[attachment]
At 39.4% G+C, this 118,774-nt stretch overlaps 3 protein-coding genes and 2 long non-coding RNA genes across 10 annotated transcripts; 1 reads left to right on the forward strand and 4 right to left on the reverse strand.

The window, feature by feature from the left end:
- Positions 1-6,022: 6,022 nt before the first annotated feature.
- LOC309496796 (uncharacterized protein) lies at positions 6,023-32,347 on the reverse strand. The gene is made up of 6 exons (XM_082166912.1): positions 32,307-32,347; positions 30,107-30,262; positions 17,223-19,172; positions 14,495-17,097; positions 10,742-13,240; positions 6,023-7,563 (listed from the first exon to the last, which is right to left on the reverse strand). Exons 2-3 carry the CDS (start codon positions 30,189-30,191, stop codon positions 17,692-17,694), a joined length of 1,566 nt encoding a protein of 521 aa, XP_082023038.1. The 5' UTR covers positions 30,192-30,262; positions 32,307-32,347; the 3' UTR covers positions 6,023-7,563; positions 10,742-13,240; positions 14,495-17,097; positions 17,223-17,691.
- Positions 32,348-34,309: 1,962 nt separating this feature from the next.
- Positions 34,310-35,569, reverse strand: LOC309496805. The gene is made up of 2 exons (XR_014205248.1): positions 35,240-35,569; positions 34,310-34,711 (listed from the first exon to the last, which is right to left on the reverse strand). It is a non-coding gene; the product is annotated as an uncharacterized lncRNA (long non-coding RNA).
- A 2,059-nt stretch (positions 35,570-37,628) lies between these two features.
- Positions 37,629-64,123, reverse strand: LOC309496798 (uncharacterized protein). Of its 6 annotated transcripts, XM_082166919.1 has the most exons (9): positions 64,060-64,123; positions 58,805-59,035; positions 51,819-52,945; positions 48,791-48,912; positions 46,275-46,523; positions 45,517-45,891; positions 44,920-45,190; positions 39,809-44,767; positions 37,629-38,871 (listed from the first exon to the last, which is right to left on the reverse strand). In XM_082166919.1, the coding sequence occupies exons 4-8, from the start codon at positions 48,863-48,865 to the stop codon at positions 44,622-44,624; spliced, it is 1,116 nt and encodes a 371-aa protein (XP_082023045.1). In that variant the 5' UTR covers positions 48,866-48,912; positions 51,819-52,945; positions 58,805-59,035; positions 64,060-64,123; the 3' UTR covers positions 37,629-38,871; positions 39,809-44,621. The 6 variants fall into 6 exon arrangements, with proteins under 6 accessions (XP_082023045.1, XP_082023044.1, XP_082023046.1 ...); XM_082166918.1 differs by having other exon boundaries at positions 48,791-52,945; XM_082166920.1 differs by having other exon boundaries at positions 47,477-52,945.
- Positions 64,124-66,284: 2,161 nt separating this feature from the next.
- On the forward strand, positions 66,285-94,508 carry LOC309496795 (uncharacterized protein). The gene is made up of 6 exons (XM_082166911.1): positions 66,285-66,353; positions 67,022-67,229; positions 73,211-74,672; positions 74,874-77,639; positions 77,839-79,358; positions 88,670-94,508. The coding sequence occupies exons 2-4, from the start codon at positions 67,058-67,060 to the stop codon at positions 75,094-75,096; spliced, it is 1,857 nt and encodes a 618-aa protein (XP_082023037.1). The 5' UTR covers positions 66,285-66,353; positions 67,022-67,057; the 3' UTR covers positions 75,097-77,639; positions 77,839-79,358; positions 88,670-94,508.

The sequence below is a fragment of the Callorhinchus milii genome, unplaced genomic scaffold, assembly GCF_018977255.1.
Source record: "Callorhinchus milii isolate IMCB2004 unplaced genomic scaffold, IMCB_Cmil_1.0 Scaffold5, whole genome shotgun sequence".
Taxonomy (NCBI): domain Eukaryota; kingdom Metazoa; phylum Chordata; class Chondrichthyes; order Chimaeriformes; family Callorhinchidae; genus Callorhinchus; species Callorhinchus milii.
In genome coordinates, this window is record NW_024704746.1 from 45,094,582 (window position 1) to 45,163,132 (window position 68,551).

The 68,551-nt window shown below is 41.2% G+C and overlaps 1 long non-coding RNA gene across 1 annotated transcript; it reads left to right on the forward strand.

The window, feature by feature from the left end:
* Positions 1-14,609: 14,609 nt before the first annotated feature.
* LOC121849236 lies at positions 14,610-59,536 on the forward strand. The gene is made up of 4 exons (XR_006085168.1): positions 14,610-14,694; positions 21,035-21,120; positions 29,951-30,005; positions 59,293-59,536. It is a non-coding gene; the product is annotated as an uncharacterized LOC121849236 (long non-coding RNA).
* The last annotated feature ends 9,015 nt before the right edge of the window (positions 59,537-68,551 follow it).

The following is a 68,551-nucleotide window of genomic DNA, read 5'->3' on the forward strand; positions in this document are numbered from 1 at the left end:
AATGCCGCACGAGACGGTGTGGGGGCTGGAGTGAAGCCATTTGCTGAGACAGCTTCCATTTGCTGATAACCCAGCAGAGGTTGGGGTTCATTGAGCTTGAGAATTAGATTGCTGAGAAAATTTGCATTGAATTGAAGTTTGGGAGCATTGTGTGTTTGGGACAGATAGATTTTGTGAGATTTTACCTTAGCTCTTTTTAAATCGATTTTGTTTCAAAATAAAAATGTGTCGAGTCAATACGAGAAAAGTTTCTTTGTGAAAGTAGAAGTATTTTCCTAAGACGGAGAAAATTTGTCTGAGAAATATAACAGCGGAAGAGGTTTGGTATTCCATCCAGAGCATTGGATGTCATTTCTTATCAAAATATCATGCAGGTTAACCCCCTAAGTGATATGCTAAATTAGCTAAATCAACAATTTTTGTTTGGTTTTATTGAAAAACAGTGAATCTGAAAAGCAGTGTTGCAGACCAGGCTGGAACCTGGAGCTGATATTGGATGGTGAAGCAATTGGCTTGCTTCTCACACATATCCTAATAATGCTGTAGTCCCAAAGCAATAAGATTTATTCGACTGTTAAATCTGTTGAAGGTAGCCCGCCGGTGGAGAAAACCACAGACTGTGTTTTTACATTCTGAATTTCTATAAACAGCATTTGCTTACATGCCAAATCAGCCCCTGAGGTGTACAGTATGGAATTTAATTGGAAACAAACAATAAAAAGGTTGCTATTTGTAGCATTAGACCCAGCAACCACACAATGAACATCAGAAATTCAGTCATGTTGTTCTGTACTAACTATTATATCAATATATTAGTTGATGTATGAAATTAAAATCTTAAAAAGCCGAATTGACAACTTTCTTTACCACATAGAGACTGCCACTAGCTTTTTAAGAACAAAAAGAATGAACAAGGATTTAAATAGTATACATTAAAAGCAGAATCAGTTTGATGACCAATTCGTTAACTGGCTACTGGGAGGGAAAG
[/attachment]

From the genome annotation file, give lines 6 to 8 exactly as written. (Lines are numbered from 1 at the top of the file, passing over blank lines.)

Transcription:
- Positions 34,310-35,569, reverse strand: LOC309496805. The gene is made up of 2 exons (XR_014205248.1): positions 35,240-35,569; positions 34,310-34,711 (listed from the first exon to the last, which is right to left on the reverse strand). It is a non-coding gene; the product is annotated as an uncharacterized lncRNA (long non-coding RNA).
- A 2,059-nt stretch (positions 35,570-37,628) lies between these two features.
- Positions 37,629-64,123, reverse strand: LOC309496798 (uncharacterized protein). Of its 6 annotated transcripts, XM_082166919.1 has the most exons (9): positions 64,060-64,123; positions 58,805-59,035; positions 51,819-52,945; positions 48,791-48,912; positions 46,275-46,523; positions 45,517-45,891; positions 44,920-45,190; positions 39,809-44,767; positions 37,629-38,871 (listed from the first exon to the last, which is right to left on the reverse strand). In XM_082166919.1, the coding sequence occupies exons 4-8, from the start codon at positions 48,863-48,865 to the stop codon at positions 44,622-44,624; spliced, it is 1,116 nt and encodes a 371-aa protein (XP_082023045.1). In that variant the 5' UTR covers positions 48,866-48,912; positions 51,819-52,945; positions 58,805-59,035; positions 64,060-64,123; the 3' UTR covers positions 37,629-38,871; positions 39,809-44,621. The 6 variants fall into 6 exon arrangements, with proteins under 6 accessions (XP_082023045.1, XP_082023044.1, XP_082023046.1 ...); XM_082166918.1 differs by having other exon boundaries at positions 48,791-52,945; XM_082166920.1 differs by having other exon boundaries at positions 47,477-52,945.